What we need is a strong Reaganesque approach to geopolitical issues, peace through strength, which also means shoving our military into the noses of its enemies. Strong assurances of unchanged relations with our allies backed with military presence and higher state of the art hardware.
America is, of course, no “young” great power at this point. But Trump’s posture is a kind of reversion to our youth on the world stage, in that it doesn’t operate from a comprehensive, systematic geopolitical vision for “national security.” It appears to be more surely motivated by an older-style conception of national interests.
As jets square off in Syria, U.S., Russia continue geopolitical resets in the Great Crossroads
The big reason you don’t hear anyone confidently characterizing the current, overall geopolitical condition of the planet is that it doesn’t fit any model from the last 500 years – and if you go back further than that, the conditions of technology and human development were too different to make comparisons very meaningful.
Don’t let anyone tell you, for example, that it’s the 1930s all over again. There were some reasons to make that assessment up through 2-3 years ago, with Barack Obama exhibiting a grab-bag of characteristics from Jimmy Carter, Neville Chamberlain, and FDR, and the leaders of Europe oddly fussy, fatalistic, and passive in the face of growing danger.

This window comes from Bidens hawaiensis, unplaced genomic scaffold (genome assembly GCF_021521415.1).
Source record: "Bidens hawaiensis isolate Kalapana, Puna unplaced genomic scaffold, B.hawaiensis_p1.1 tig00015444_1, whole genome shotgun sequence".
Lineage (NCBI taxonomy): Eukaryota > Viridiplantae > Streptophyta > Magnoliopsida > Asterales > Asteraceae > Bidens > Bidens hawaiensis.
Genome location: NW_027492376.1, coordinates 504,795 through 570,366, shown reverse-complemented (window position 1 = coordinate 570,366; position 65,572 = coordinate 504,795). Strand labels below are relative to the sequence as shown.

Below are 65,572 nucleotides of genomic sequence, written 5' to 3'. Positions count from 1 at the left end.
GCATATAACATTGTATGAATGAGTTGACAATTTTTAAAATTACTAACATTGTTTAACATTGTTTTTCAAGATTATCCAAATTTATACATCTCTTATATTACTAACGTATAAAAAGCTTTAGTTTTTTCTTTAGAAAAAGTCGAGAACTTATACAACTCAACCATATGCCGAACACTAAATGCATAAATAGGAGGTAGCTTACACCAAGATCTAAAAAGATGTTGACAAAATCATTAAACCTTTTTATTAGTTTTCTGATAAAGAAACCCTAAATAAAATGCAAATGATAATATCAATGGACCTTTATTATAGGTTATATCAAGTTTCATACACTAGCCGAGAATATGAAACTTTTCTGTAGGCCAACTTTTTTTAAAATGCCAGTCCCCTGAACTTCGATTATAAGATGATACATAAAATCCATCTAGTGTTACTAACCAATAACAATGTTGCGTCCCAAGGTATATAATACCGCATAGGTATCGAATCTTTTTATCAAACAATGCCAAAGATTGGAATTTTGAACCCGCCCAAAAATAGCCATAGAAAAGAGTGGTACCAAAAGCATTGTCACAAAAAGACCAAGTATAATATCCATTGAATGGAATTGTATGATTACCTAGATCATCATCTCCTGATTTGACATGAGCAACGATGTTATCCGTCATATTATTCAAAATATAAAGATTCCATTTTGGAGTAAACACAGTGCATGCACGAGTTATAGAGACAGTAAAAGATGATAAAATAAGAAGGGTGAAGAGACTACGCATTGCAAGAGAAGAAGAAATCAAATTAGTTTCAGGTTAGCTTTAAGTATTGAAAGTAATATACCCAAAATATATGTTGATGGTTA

But the fiction that American policy is a continuation of our longstanding posture after World War II – which became more brittle by the year under Obama – is now shattered. As with the transformation under Obama, it is useless to cry over spilled milk about this. The Pax Americana was lost during the Obama years, and it is now clear that there will be no effort to recover it. Besides a set of irreversible trends overseas, American herself is pretty preoccupied internally at the moment. We are where we are.
The Trump policy looks more like the U.S. posture before World War I, in terms of geopolitical systematization (or lack thereof) and basic elements – and there is no reason to think that will change any time soon.
Instead of exercising the U.S. dominance of the post-World War II period – which Obama formally disavowed, while yet seeking to leverage it for certain purposes – Trump operates much more in the “young great power” mode of Theodore Roosevelt.